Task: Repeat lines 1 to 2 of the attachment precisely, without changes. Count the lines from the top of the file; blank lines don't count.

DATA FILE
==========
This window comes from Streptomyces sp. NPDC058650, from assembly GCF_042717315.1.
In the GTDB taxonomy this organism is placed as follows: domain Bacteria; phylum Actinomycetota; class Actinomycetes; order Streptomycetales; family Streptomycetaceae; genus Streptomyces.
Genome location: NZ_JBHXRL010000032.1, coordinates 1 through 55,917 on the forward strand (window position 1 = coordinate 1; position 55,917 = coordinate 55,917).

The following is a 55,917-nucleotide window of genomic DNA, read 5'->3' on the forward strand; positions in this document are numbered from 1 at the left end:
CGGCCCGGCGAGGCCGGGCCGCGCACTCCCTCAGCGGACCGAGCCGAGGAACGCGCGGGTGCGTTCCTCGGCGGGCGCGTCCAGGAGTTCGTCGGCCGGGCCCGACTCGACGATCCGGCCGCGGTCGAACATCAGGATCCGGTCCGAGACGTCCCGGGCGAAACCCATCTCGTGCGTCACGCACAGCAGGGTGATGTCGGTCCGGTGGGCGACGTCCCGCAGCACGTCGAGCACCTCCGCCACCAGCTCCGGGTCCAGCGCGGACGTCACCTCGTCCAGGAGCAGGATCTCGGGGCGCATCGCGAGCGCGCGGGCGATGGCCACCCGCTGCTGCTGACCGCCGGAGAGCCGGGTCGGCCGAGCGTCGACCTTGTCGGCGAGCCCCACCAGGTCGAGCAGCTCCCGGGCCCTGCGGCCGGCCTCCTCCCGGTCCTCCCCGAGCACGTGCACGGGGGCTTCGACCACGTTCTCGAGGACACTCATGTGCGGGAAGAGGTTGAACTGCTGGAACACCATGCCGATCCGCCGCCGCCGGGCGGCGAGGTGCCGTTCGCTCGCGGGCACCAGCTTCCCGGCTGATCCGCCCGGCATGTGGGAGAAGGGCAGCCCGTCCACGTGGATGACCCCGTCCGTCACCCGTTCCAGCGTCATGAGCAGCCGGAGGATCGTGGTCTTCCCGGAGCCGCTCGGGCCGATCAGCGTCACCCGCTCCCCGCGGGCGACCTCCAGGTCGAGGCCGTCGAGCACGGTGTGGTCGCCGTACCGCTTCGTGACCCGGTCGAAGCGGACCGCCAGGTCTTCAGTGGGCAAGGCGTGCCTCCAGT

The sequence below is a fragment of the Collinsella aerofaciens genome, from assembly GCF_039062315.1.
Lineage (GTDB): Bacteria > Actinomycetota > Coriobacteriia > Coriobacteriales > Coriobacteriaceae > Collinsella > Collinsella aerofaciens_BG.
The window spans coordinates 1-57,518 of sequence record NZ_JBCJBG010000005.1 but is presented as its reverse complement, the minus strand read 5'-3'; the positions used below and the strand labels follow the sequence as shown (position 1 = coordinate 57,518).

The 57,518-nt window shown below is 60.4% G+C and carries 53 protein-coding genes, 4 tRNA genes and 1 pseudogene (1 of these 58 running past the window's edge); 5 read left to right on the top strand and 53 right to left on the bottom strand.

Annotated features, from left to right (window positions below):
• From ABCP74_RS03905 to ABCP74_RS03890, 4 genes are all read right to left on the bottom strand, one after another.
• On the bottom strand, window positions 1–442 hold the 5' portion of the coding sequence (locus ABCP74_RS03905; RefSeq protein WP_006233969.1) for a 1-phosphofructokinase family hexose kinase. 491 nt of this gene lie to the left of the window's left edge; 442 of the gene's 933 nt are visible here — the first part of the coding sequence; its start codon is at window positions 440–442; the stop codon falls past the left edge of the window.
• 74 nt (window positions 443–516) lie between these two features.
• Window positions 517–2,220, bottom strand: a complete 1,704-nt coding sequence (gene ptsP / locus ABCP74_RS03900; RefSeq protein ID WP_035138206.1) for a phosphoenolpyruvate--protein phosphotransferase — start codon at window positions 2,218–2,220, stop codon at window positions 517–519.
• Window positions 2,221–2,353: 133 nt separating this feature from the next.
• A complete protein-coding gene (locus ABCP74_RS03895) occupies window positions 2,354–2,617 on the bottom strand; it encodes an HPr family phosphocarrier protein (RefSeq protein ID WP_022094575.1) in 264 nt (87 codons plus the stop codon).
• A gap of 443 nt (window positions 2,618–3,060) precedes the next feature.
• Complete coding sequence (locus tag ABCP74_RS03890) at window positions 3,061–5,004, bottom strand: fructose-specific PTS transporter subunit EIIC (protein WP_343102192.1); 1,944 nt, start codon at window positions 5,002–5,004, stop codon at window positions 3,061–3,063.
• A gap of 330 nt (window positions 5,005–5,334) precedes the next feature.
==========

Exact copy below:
This window comes from Streptomyces sp. NPDC058650, from assembly GCF_042717315.1.
In the GTDB taxonomy this organism is placed as follows: domain Bacteria; phylum Actinomycetota; class Actinomycetes; order Streptomycetales; family Streptomycetaceae; genus Streptomyces.